“The reason is simple,” he said. “Over and over we hear from operators that, whenever their customers go to fill up their truck, it used to cost $60, now it costs $40. They go home and tell their wife and children, ‘We’re going out to eat.’
“You only need a little bit of your customer base saying that for it to have an effect,” Kalinowski said.
Lower commodity costs, higher labor
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Rising sales might also come at a time when food costs are falling.
The costs for many commodities — cheese, chicken, wheat, pork and others — are expected to come down in 2015, after spiking in 2014, thanks to lower prices for corn used in feed and gas used for transport, according to Denver-based food cooperative SpenDifference. The exception is beef, which is expected to continue a run of record high pricing for at least two more years. In 2015, beef cost is expected to increase between 4 percent and 8 percent.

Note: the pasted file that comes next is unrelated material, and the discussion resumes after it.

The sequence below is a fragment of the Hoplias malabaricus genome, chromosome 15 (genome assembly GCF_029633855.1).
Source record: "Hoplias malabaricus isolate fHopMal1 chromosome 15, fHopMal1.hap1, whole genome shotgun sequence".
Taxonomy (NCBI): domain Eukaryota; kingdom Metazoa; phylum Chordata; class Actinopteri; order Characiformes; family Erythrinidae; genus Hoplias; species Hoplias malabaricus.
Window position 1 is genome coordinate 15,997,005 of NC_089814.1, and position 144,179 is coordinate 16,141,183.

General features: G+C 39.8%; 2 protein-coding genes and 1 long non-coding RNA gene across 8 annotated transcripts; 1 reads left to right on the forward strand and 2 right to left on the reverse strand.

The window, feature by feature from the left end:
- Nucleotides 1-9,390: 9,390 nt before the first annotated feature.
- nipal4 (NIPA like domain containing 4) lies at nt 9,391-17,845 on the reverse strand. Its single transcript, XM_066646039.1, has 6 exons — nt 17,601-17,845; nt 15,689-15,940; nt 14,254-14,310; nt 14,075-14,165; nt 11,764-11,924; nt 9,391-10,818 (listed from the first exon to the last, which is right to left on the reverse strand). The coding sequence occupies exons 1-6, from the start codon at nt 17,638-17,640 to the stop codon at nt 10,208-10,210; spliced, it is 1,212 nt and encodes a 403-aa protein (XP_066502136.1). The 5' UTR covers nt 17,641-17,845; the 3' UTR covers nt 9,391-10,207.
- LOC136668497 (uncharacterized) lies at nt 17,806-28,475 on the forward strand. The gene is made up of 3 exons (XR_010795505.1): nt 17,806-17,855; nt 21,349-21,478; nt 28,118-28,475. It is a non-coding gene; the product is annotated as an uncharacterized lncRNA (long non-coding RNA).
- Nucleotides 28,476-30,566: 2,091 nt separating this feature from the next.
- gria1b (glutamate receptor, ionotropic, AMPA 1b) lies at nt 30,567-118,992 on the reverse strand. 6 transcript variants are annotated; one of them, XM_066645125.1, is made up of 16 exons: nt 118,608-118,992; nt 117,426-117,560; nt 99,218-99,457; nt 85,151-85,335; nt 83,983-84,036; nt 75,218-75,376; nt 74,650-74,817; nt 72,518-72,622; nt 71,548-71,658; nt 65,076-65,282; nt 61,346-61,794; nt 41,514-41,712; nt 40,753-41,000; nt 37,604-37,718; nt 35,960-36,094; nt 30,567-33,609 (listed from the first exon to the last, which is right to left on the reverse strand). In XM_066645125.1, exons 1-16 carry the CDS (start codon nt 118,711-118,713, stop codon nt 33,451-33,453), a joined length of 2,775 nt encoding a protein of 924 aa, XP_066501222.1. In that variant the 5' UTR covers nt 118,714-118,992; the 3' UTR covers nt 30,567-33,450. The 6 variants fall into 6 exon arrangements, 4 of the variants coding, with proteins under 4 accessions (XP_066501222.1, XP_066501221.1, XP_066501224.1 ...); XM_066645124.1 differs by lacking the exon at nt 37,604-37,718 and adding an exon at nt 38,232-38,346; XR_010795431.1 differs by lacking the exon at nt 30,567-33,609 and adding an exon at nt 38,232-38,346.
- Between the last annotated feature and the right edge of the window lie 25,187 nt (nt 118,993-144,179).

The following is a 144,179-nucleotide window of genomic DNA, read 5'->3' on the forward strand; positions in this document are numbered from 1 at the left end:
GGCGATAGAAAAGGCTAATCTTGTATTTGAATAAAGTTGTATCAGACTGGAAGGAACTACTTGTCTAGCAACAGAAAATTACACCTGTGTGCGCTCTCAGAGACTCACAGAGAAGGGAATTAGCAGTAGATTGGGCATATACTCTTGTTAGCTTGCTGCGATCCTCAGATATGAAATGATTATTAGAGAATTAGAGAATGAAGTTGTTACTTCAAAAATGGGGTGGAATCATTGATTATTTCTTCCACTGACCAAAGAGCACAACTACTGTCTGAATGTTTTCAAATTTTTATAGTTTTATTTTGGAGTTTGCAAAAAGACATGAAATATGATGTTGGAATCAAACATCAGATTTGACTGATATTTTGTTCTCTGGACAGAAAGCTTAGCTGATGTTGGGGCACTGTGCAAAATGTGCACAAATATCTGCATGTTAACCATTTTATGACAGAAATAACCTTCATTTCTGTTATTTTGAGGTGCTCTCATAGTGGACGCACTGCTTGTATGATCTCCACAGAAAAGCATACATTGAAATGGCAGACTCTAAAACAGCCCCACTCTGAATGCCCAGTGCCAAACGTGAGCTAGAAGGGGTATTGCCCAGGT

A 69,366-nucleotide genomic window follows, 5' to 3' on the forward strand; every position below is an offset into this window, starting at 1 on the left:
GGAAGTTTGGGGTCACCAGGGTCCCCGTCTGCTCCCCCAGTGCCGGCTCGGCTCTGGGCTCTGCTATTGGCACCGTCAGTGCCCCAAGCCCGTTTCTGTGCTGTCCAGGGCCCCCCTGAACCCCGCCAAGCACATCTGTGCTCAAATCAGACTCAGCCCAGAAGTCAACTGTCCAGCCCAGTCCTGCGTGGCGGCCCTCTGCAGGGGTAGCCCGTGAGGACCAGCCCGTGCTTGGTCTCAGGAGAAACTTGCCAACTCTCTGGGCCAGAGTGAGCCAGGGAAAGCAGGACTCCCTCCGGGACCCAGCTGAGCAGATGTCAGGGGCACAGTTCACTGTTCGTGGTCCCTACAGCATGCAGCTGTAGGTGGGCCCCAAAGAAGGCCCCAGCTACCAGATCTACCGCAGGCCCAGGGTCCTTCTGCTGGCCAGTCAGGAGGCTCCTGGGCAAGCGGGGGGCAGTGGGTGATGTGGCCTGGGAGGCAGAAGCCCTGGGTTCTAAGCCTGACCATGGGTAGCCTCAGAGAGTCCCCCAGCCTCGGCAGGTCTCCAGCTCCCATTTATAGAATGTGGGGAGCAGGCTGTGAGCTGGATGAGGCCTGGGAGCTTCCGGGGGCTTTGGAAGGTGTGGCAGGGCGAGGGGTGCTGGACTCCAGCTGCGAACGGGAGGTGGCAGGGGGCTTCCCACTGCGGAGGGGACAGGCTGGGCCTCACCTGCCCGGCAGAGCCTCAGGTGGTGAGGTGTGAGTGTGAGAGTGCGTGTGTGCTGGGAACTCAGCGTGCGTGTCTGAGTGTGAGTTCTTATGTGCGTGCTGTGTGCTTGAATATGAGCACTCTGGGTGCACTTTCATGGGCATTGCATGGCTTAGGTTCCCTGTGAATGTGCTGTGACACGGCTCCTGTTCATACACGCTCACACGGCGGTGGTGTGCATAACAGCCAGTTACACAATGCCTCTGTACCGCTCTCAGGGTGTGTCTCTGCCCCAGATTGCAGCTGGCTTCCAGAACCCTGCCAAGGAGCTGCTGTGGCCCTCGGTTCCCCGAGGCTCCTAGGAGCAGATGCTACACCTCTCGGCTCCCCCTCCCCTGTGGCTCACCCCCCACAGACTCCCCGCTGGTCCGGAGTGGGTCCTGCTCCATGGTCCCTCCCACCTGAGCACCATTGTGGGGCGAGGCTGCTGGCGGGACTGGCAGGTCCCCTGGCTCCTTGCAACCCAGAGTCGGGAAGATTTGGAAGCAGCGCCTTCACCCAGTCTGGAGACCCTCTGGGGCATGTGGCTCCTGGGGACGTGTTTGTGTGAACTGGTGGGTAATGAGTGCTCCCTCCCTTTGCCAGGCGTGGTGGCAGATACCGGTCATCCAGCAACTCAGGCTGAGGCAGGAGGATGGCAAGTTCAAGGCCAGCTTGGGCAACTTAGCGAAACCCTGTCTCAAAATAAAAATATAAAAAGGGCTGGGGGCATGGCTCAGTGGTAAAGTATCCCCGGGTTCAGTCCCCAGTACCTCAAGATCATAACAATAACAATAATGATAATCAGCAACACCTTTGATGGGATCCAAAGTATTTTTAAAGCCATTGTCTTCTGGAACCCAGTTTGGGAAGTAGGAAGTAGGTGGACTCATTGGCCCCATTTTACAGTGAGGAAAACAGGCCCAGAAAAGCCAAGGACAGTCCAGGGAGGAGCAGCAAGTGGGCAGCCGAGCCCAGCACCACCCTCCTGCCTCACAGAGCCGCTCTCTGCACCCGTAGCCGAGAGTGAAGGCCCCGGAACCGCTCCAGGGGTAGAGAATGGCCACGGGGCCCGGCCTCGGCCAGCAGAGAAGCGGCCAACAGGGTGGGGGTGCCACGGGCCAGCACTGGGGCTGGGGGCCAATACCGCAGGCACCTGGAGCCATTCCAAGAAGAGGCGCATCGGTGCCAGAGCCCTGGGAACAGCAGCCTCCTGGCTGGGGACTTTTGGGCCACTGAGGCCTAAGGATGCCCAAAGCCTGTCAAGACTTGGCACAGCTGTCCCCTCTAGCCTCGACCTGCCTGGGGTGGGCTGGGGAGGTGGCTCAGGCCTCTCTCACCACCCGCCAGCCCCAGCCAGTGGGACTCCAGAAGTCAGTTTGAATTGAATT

Even with that continued surge in beef, most chains could offset that uptick and still lower overall food costs in 2015, said DeWayne Dove, vice president of risk management at SpenDifference. Cheese, for instance, was up almost 19 percent in 2014, and is expected to decrease 23 percent in 2015.
Dove said his company’s brands should see decreases in their total food costs of between 1 percent and 2 percent. Among those that serve a lot of beef, total food costs are expected to be flat from 2014.
Still, while food costs may decrease, higher labor costs in 2015 could offset that gain, as rising minimum wages in many states and the Affordable Care Act take center stage next year.